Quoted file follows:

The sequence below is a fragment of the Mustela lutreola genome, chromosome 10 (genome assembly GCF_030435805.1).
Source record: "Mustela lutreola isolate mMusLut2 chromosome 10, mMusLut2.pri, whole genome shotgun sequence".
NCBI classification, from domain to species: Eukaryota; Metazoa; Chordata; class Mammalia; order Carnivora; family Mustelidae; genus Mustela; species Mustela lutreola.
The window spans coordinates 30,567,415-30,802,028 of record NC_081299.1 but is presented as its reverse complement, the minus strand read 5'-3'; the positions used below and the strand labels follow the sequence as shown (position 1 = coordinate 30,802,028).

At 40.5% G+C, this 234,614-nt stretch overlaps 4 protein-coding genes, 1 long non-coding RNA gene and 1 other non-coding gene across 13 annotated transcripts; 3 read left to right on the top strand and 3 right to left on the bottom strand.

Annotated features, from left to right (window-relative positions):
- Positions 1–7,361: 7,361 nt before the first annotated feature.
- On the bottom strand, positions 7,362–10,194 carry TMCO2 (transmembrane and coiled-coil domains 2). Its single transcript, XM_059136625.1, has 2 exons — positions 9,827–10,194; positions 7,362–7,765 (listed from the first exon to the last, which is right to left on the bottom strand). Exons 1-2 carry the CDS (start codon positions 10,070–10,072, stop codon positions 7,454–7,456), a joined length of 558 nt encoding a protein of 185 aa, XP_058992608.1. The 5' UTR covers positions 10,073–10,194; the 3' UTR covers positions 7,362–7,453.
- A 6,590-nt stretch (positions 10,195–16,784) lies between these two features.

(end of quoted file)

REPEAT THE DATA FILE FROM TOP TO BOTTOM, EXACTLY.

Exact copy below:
The sequence below is a fragment of the Mustela lutreola genome, chromosome 10 (genome assembly GCF_030435805.1).
Source record: "Mustela lutreola isolate mMusLut2 chromosome 10, mMusLut2.pri, whole genome shotgun sequence".
NCBI classification, from domain to species: Eukaryota; Metazoa; Chordata; class Mammalia; order Carnivora; family Mustelidae; genus Mustela; species Mustela lutreola.
The window spans coordinates 30,567,415-30,802,028 of record NC_081299.1 but is presented as its reverse complement, the minus strand read 5'-3'; the positions used below and the strand labels follow the sequence as shown (position 1 = coordinate 30,802,028).

At 40.5% G+C, this 234,614-nt stretch overlaps 4 protein-coding genes, 1 long non-coding RNA gene and 1 other non-coding gene across 13 annotated transcripts; 3 read left to right on the top strand and 3 right to left on the bottom strand.

Annotated features, from left to right (window-relative positions):
- Positions 1–7,361: 7,361 nt before the first annotated feature.
- On the bottom strand, positions 7,362–10,194 carry TMCO2 (transmembrane and coiled-coil domains 2). Its single transcript, XM_059136625.1, has 2 exons — positions 9,827–10,194; positions 7,362–7,765 (listed from the first exon to the last, which is right to left on the bottom strand). Exons 1-2 carry the CDS (start codon positions 10,070–10,072, stop codon positions 7,454–7,456), a joined length of 558 nt encoding a protein of 185 aa, XP_058992608.1. The 5' UTR covers positions 10,073–10,194; the 3' UTR covers positions 7,362–7,453.
- A 6,590-nt stretch (positions 10,195–16,784) lies between these two features.